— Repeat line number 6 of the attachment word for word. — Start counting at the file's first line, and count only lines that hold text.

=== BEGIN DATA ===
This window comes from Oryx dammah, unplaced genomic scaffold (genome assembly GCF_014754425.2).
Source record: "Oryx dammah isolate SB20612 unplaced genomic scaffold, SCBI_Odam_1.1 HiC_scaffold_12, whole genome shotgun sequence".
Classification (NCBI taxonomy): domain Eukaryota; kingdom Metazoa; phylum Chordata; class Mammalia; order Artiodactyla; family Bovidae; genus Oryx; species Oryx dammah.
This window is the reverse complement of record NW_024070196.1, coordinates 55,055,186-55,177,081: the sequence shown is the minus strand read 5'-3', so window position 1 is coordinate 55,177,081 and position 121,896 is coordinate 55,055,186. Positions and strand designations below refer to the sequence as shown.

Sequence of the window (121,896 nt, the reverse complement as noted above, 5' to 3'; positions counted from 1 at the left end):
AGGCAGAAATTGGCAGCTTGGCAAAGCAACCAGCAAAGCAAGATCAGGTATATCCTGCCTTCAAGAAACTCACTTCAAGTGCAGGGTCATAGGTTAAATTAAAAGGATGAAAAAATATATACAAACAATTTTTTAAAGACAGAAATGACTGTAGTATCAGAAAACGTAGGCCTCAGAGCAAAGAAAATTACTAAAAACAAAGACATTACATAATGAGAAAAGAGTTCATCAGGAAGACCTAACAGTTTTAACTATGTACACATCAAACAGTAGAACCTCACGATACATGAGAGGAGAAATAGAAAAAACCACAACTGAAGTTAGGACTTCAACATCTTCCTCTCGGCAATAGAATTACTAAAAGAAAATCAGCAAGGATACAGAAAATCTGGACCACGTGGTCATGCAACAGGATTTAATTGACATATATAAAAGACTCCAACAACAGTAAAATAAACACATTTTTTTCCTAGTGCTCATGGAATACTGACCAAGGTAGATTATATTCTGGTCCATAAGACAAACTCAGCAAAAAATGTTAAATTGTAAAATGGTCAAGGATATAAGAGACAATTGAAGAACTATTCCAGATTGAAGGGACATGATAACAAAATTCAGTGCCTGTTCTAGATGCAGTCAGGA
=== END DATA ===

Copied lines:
AGGCAGAAATTGGCAGCTTGGCAAAGCAACCAGCAAAGCAAGATCAGGTATATCCTGCCTTCAAGAAACTCACTTCAAGTGCAGGGTCATAGGTTAAATTAAAAGGATGAAAAAATATATACAAACAATTTTTTAAAGACAGAAATGACTGTAGTATCAGAAAACGTAGGCCTCAGAGCAAAGAAAATTACTAAAAACAAAGACATTACATAATGAGAAAAGAGTTCATCAGGAAGACCTAACAGTTTTAACTATGTACACATCAAACAGTAGAACCTCACGATACATGAGAGGAGAAATAGAAAAAACCACAACTGAAGTTAGGACTTCAACATCTTCCTCTCGGCAATAGAATTACTAAAAGAAAATCAGCAAGGATACAGAAAATCTGGACCACGTGGTCATGCAACAGGATTTAATTGACATATATAAAAGACTCCAACAACAGTAAAATAAACACATTTTTTTCCTAGTGCTCATGGAATACTGACCAAGGTAGATTATATTCTGGTCCATAAGACAAACTCAGCAAAAAATGTTAAATTGTAAAATGGTCAAGGATATAAGAGACAATTGAAGAACTATTCCAGATTGAAGGGACATGATAACAAAATTCAGTGCCTGTTCTAGATGCAGTCAGGA